Release: 1999, Sony
Starring: Sarah Michelle Gellar, Ryan Phillippe, Reese Witherspoon, Selma Blair, Sean Patrick Thomas
Director: Roger Kumble
MPAA Rating: [R] violence, language, sexuality
On the campus of a private school, Sebastian Valmont (Phillippe) and his stepsister Kathryn (Gellar) see sex merely as an amusing game of manipulation. Their latest bet involves seducing the headmaster's daughter (Witherspoon), and sets off a web of double crossing. A contemporary adaptation of Dangerous Liaisons.
I'll be bluntly honest: I saw this movie only because it starred Sarah Michelle Gellar (herein referred to as "Buffy"). And I'll be bluntly honest a second time: the highlight of the entire movie was getting to see Buffy slip the tongue to another girl (Selma Blair, in this case). To quote a friend of mine: "Like Metallica says, 'Nothing else matters.'"
Male fantasies aside, though, the most notable thing about this movie is, surprisingly, Ryan Phillippe's performance as the slick, manipulative Sebastian Valmont. Until he becomes a cream puff decimated by "true love" by the fourth quarter of the film, he's a cruel, devious son of a bitch that's got all the moves down cold. There's a twisted sort of humor prevalent throughout the film, and it's good for some laughs.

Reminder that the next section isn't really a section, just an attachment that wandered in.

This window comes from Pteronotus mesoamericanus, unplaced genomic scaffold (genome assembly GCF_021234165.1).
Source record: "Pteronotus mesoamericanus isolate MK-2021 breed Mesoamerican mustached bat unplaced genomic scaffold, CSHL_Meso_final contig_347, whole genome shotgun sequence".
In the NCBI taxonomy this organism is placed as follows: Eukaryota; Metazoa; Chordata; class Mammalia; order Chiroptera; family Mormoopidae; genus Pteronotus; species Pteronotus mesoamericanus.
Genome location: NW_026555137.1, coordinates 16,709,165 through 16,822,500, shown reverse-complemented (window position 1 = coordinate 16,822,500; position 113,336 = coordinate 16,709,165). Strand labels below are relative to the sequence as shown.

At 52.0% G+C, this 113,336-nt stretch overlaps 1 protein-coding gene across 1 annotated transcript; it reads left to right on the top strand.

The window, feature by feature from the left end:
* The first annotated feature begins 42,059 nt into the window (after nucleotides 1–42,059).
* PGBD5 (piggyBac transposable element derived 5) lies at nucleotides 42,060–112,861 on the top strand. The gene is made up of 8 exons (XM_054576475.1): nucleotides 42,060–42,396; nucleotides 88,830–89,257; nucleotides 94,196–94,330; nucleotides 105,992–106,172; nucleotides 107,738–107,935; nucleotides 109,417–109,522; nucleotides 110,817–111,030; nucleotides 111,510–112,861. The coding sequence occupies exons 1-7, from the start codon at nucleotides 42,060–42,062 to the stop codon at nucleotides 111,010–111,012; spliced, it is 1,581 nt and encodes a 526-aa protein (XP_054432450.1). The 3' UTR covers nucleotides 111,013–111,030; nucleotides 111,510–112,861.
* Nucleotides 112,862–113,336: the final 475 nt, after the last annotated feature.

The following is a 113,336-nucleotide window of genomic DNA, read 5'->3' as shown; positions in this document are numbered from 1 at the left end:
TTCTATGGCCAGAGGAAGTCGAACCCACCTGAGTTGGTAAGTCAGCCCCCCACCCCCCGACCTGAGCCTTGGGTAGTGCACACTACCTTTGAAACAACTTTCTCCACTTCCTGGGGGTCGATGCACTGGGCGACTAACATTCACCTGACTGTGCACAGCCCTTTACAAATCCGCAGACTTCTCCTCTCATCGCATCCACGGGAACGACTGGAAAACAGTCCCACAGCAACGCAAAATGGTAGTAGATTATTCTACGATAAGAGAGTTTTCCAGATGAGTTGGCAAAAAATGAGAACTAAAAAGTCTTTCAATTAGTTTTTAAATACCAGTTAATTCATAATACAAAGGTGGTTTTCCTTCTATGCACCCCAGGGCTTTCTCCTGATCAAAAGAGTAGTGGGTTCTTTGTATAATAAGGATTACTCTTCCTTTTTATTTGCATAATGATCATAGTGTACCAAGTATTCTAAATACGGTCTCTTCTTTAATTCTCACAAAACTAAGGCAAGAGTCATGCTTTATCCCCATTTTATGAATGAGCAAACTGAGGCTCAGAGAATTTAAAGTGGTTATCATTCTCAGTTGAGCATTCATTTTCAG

Selma Blair, who plays a nervous, awkward girl experiencing her "sexual awakening," provides even more comedy in the otherwise dark plot. And of course, Buffy is always good because Buffy is Buffy. She's taken a departure from her relatively squeaky clean image on television and pulled off being a sexy, dangerous minx. But even though I dig Buffy, I have to remain objective, and so, on to the bad...
Ironically, the one element that will make people see this movie (the casting of Buffy and other "teen" stars) turns out to be the downfall. Despite capable performances, it's simply too difficult to take any of them seriously. Their level of craftiness better befits an older, more mature cast. Sure, Buffy might try to freak you out with plans to destroy your life...but isn't this a school night?
Reese Witherspoon's character is unfortunately trite and one dimensional. The real message conveyed by her goes something like this: lust supersedes commitment, love, and any morales you might have had.
Cruel Intentions screams soap opera melodrama. In fact, according to a co-worker, Buffy is pretty much back to the role she played on the soap opera All My Children ("evil daughter bitch Kendall"). And don't even get me started on Ryan Phillippe's character turning into a wimp throughout the film...that just about deflated the whole movie, and crushed any intensity the filmmakers had been building up. Cruel Intentions starts off as a twisted, messed up mind game, but ends up a typically sappy love story that, strangely, isn't even about love. Even Wild Things had more teeth than this...